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Ag Cu nanoalloyed film as a high performance cathode electrocatalytic material for zinc air battery

Ag Cu nanoalloyed film as a high performance cathode electrocatalytic material for zinc air battery

Metal-air batteries have attracted a lot of attention as a possible energy storage solution for decades [1]. Among various metal-air batteries, zinc-air battery holds the greatest promise for future energy applications [2], owing to its high power density, safety, and economic viability and the abundant zinc reserve in earth [3-5]. The key point for development of zinc-air battery is finding high- performance oxygen reduction reaction (ORR) catalysts. Precious metals, like Pt, are usually used as ORR catalysts [6,7]. In general, Pt-based catalysts can be prepared via various routes, such as electrochemical deposition [8], chemical vapor deposition [9,10], and facile hydrothermal method [11]. Since the catalyst utilization in the fuel cell is determined mainly by the contact surface area of cata- lyst with electrolyte, the reduction of the thickness of cata- lytic layer can result in an improvement of the catalyst utilization and reduction of the fuel cell cost [12]. There- fore, pulse laser deposition (PLD) is also used popularly in the field [13-15], because the approach is a feasible way to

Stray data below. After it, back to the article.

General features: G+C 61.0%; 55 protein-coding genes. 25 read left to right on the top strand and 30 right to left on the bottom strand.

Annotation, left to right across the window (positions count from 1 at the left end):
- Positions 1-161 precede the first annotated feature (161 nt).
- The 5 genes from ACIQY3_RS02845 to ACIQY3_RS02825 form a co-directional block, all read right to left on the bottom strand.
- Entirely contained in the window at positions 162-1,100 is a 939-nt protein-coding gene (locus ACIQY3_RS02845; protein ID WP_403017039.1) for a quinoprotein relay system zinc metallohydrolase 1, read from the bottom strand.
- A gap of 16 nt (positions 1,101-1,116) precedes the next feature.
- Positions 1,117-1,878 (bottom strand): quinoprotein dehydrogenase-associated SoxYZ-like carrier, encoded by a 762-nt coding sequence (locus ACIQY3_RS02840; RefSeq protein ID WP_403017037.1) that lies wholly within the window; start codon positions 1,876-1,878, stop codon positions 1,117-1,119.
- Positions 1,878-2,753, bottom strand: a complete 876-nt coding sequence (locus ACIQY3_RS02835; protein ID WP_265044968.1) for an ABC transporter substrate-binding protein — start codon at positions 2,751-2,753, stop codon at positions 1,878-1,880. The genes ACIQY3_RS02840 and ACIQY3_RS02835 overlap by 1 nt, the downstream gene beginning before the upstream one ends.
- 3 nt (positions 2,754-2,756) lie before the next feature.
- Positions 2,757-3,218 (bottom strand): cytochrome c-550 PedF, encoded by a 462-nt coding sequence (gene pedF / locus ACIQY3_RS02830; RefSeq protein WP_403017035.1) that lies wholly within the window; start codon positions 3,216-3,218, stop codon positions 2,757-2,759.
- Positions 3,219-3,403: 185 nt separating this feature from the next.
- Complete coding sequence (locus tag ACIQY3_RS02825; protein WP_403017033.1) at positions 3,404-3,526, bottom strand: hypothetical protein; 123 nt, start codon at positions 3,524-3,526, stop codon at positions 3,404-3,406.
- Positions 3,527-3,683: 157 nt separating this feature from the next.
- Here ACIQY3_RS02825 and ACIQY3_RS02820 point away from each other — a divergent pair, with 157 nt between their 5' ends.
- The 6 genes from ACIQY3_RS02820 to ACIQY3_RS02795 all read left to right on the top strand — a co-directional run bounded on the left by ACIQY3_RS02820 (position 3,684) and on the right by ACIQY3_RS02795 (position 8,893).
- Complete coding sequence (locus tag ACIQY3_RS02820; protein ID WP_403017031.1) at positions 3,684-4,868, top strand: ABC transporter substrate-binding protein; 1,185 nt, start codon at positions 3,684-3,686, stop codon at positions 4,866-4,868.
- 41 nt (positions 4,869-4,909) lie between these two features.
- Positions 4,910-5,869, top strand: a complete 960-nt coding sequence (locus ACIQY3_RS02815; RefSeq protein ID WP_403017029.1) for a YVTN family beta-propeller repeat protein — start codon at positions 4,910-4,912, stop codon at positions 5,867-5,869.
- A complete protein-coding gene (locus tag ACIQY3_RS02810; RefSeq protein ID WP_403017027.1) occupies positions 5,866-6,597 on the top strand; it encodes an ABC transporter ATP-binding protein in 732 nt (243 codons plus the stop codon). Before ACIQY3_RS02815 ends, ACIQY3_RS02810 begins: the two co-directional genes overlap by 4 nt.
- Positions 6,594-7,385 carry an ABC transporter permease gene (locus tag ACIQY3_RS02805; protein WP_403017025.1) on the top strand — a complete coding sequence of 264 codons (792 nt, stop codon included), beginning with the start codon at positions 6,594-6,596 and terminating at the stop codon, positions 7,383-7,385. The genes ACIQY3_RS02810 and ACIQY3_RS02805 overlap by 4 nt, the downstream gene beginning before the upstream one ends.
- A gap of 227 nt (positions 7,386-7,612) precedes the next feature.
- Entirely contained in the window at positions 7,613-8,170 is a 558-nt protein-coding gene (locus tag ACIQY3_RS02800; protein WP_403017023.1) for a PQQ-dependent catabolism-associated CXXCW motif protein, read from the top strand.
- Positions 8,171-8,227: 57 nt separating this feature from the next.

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Power Spectral Density Computation using Modified Welch Method

Power Spectral Density Computation using Modified Welch Method

The main idea behind modified Welch algorithm is to compute FFT of half of the original segments and then combining the FFTs of two segments to obtain the FFT of the complete segment. Figure 2.1 shows the flow chart of modified welch algorithm. In the modified algorithm the input signal vector is divided into (L+1) non-overlapping segments of length N/2. To each segment we apply an N/2 - point FFT. We obtain an N-point FFT by merging two N/2 - point FFTs and the specified window is applied to it. Modified periodograms of each windowed segment is then calculated and is averaged to form the spectral estimate. Figure 2.2 shows the filter circuit used for windowing in frequency domain.